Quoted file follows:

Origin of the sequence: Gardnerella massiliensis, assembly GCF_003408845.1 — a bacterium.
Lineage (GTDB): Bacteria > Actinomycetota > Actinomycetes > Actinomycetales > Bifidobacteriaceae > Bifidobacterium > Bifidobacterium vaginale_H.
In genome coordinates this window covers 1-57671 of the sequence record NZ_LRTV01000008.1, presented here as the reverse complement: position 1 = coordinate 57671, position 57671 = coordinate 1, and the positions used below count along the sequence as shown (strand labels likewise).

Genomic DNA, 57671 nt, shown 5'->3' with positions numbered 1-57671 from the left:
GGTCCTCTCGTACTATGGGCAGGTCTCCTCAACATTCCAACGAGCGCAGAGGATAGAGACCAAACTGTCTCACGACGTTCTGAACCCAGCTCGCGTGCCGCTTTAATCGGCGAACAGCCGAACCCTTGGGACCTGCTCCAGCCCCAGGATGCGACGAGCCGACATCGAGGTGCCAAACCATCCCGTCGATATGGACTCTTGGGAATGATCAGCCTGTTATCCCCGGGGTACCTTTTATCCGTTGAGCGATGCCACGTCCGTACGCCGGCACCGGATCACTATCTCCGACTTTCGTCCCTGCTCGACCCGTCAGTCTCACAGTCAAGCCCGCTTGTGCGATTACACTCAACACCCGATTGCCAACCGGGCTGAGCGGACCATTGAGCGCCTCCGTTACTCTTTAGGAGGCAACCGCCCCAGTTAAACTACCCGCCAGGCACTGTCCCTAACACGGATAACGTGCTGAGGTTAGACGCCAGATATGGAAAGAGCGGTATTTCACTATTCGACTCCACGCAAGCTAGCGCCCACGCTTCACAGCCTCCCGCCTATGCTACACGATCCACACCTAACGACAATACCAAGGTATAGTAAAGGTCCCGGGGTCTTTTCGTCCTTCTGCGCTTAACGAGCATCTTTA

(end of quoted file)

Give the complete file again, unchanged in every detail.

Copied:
Origin of the sequence: Gardnerella massiliensis, assembly GCF_003408845.1 — a bacterium.
Lineage (GTDB): Bacteria > Actinomycetota > Actinomycetes > Actinomycetales > Bifidobacteriaceae > Bifidobacterium > Bifidobacterium vaginale_H.
In genome coordinates this window covers 1-57671 of the sequence record NZ_LRTV01000008.1, presented here as the reverse complement: position 1 = coordinate 57671, position 57671 = coordinate 1, and the positions used below count along the sequence as shown (strand labels likewise).

Genomic DNA, 57671 nt, shown 5'->3' with positions numbered 1-57671 from the left:
GGTCCTCTCGTACTATGGGCAGGTCTCCTCAACATTCCAACGAGCGCAGAGGATAGAGACCAAACTGTCTCACGACGTTCTGAACCCAGCTCGCGTGCCGCTTTAATCGGCGAACAGCCGAACCCTTGGGACCTGCTCCAGCCCCAGGATGCGACGAGCCGACATCGAGGTGCCAAACCATCCCGTCGATATGGACTCTTGGGAATGATCAGCCTGTTATCCCCGGGGTACCTTTTATCCGTTGAGCGATGCCACGTCCGTACGCCGGCACCGGATCACTATCTCCGACTTTCGTCCCTGCTCGACCCGTCAGTCTCACAGTCAAGCCCGCTTGTGCGATTACACTCAACACCCGATTGCCAACCGGGCTGAGCGGACCATTGAGCGCCTCCGTTACTCTTTAGGAGGCAACCGCCCCAGTTAAACTACCCGCCAGGCACTGTCCCTAACACGGATAACGTGCTGAGGTTAGACGCCAGATATGGAAAGAGCGGTATTTCACTATTCGACTCCACGCAAGCTAGCGCCCACGCTTCACAGCCTCCCGCCTATGCTACACGATCCACACCTAACGACAATACCAAGGTATAGTAAAGGTCCCGGGGTCTTTTCGTCCTTCTGCGCTTAACGAGCATCTTTA